Special Issue Paper
(Received 22 December 2008; accepted 29 May 2009)
Published Online: 2009
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Full-scale accelerated pavement testing (APT) is a supplement to typical laboratory procedures. As such, it leads to significant advances in practice and economic savings for the evaluation of new pavement configurations, stress level related factors, new materials, and design improvements. This type of testing closely simulates field conditions; however, it does not capture actual pavement performance because of the limited ability to address long-term phenomena. Therefore, to fully utilize the benefits of APT, there is a need for a methodology to predict the long-term performance of in-service pavement structures based on the generated test results in order to account for such differences. The bias correction factor (BCF) or bias correction functions should account for the quantifiable differences between the fatigue life of the pavement site under APT and the in-service conditions. The BCF represents an improvement of the currently used “shift factors” since they are more general and are based on laboratory testing or computer simulations. By applying the proposed methodology, APT performance results from a structure similar to an in-service structure can be used to perform four-point bending beam tests and structural analysis to obtain an accurate estimate of the necessary BCF to estimate in-service performance.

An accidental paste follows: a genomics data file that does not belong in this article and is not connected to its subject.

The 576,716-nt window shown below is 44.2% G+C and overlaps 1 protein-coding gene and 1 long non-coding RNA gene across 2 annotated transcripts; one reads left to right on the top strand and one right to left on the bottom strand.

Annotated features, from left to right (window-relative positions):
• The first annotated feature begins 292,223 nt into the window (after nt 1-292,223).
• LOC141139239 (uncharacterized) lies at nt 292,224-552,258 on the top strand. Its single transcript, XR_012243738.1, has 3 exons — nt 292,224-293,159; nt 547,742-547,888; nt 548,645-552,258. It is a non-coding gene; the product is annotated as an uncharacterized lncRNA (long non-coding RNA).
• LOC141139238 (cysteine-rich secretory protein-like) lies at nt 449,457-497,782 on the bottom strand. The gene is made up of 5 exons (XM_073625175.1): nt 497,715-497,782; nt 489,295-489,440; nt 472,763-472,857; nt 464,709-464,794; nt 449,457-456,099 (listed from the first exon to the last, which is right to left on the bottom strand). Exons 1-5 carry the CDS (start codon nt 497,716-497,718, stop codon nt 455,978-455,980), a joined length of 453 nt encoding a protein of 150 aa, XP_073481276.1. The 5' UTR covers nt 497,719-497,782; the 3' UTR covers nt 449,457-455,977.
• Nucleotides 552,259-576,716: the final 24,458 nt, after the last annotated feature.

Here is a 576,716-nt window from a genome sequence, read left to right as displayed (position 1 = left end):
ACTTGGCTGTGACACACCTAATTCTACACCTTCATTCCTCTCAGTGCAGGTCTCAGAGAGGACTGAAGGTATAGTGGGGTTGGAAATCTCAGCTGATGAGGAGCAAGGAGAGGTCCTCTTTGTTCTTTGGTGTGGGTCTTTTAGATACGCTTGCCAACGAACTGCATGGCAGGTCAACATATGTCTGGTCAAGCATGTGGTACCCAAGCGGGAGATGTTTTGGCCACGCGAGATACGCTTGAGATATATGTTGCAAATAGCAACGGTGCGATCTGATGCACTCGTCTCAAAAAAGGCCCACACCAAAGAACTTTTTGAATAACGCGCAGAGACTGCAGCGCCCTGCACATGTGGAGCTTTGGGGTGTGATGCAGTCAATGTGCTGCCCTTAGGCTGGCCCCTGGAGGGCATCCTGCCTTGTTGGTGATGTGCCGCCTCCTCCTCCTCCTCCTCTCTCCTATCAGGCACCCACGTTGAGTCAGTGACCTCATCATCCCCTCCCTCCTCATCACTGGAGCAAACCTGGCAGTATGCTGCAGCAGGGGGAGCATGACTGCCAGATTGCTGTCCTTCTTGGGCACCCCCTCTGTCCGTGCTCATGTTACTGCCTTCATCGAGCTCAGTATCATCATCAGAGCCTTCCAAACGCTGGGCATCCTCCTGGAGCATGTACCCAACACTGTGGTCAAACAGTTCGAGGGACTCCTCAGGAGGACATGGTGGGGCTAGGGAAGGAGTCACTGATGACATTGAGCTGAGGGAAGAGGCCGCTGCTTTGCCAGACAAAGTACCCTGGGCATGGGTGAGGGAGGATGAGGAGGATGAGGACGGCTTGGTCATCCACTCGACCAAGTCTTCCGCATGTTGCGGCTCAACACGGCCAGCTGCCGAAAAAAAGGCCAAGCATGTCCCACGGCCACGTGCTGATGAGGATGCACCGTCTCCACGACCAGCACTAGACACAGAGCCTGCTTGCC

Institute of Transportation Engineering, Tsinghua Univ., Beijing,
Prozzi, Jorge A.
Dept. of Civil Engineering, The Univ. of Texas at Austin, TX
Stock #: JTE000338